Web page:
On the day of Twitter's IPO in 2013, a 9-year-old girl helped ring the bell at the New York Stock Exchange while company founders and top executives stood on the floor below.
The girl—Vivienne Harr—was there because a philanthropic endeavor she started as a lemonade stand had gone viral on the microblogging service and turned into a vocal movement to end child slavery.
Less than two years later, Harr's movement has evolved into an Internet start-up called Stand Technologies. Led by her dad Eric, the San Francisco-based company has opened its mobile app for early sign-ups and just raised its first $2.25 million of funding.
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Given Stand's roots, It's only natural that a good chunk of that money came from some of Twitter's most influential names.
"I said way early on, count me in for whatever you're doing," said Twitter co-founder Biz Stone, who invested in Stand and is serving as chairman.
What Stand is doing is trying to create an easy way for anyone to donate money or raise awareness for the cause of their choice, with just a few taps on their mobile phone.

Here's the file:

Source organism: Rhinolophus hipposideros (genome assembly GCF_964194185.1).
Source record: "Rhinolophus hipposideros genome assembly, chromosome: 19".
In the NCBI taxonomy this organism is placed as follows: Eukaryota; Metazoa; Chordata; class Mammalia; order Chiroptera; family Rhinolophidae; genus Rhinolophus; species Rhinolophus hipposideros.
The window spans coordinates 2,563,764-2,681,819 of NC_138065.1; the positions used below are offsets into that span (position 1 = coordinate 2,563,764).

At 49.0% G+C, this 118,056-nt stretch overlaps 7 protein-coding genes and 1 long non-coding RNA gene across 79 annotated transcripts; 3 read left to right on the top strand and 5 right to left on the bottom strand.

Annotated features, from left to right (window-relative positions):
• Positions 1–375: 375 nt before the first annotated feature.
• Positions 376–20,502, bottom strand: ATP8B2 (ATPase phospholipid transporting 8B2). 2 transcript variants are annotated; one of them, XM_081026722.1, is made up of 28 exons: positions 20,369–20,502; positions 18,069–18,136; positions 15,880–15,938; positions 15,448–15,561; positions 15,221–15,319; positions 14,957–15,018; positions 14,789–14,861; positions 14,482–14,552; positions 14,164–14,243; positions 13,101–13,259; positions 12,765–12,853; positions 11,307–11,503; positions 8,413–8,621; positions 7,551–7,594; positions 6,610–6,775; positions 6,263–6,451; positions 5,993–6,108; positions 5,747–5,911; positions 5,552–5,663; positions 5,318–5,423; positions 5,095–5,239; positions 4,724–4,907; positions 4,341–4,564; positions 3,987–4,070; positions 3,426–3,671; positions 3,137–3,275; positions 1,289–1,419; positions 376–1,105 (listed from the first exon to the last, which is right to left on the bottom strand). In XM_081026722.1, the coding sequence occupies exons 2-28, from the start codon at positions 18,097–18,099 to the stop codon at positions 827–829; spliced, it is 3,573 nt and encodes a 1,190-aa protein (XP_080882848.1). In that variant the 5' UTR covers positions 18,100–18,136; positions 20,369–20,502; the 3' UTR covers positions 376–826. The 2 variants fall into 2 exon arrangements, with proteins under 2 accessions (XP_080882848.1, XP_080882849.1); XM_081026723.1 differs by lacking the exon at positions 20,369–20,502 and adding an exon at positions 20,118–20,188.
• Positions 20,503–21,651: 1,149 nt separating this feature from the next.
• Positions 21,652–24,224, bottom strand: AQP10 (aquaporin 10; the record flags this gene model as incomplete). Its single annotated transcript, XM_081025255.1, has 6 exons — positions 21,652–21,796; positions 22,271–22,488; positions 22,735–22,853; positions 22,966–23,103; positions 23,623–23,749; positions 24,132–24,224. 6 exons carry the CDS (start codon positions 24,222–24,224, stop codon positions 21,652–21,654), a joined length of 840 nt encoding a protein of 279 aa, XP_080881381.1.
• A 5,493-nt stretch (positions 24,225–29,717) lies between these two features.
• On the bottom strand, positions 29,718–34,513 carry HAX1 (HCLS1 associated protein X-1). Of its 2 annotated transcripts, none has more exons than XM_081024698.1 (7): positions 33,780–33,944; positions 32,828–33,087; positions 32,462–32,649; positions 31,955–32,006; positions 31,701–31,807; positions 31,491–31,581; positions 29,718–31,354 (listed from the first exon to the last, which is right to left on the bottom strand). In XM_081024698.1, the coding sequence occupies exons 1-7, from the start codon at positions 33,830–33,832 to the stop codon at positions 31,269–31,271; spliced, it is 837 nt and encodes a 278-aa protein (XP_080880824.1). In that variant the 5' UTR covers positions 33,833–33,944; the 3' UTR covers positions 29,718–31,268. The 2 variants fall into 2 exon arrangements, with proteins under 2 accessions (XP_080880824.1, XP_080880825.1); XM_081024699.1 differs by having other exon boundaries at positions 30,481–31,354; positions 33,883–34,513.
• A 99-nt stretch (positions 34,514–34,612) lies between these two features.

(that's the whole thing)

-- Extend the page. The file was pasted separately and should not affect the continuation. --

Whether it's raising $100 toward treatments for breast cancer, $500 to fight hunger in Malawi or $1,000 to support victims of the latest earthquake, Stand wants giving to be as effortless as updating your Facebook status or sending a tweet. (Tweet This)
"We inspire you to connect with great people so you can put compassion into action," said Eric Harr, who started Stand last year and previously ran a social media agency. "If I see something or hear about something, I should be able to do something in seconds from my phone."
Stand is now soliciting early testers for the app and will soon open the service to them, with plans for a broader rollout this year.
Former Twitter bigwigs involved in an investing or advising capacity include Josh Elman of Greylock Partners, Mike Abbott, a partner at Kleiner Perkins Caufield & Byers, Anamitra Banerji of Foundation Capital and Twitter's former creative director, Doug Bowman.